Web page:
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CRIME

Plea for witnesses after 12-year-old girl shot dead in Sweden

Police are appealing for witnesses after a 12-year-old girl was killed in what Swedish media described as a drive-by shooting south of Stockholm.

Plea for witnesses after 12-year-old girl shot dead in Sweden
Police scouring the scene for evidence. Photo: Naima Helén Jåma/TT

According to unconfirmed reports in several Swedish newspapers, the girl did not appear to have been the intended target.

The Expressen tabloid reported that she was hit by a stray bullet aimed at two men with alleged links to a criminal network, with shots fired at them from a car.

“I cannot confirm any such reports, but want to underline that we are in great need of witnesses and observations. It's only when we have that that we can say what happened. Let us determine whether or not they are relevant observations,” local police chief Carolina Paasikivi told the TT newswire.

Police were called to the shooting at 3.27am on Sunday at a petrol station in the Norsborg area of Botkyrka, south of Stockholm. The girl was taken to hospital, but later died from her injuries.

No arrests had been made by Monday morning, but several people were being questioned. Police did not elaborate on what forensic teams had found, but said they would analyse CCTV footage.

“We will investigate and do everything in our power to bring the people behind this terrible act to justice,” national police chief Anders Thornberg told TT.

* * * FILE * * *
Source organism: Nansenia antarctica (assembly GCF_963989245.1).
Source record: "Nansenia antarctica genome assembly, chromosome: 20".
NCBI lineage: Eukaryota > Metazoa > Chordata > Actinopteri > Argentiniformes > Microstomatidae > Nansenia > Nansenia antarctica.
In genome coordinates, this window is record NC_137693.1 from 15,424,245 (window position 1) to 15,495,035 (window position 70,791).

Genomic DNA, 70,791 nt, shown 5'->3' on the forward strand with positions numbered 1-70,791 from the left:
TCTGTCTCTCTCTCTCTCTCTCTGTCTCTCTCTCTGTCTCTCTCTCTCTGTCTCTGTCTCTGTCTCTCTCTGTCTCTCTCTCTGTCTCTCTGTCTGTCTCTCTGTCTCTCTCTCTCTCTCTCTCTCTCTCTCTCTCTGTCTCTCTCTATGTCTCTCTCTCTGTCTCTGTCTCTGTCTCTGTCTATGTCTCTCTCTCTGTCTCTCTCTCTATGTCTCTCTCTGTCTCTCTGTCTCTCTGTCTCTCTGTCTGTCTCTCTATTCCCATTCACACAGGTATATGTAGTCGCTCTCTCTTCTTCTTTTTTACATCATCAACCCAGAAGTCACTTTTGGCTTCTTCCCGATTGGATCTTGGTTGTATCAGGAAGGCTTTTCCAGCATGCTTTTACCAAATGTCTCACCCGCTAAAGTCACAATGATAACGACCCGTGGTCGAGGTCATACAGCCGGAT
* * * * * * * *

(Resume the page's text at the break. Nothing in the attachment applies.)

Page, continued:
“We will collect witness statements, forensic evidence and all material that could help us move the investigation forward. But how successful we are also depends on those who know anything about the incident coming forward and helping us solve the crime.”

Sweden launched a so-called “special national incident” in November 2019 to look into violent gang crime incidents, but the number of shootings increased in the first four months of 2020 compared to last year.

Fifteen people were killed in 98 shootings between January and April, according to police statistics released earlier this year. In the same period of 2019, there were 81 shootings with 15 people killed.

However, the number of fatal shootings has remained relatively unchanged compared to previous years. Nine people were killed in 76 shootings during the same four months in 2018, and the year before that a total of 16 people were killed in 99 shootings.

Member comments

  1. My question is what was a 12 year old girl doing out at 3.27 am on a Saturday night / Sunday morning? Where were her parents?

  2. @Marcus

    How on earth is that even relevant? People go wherever they want whenever they want in Sweden. My question is why on earth was she shot? Why on earth would anyone in their right mind have a weapon and point this weapon at a gas station in the middle of the night or early morning or any time at all?

  3. @seriously Gang related crime most likely. I think people used to go wherever they want whenever they wanted but times are changing now I’m afraid, the bubble people live in is slowly popping.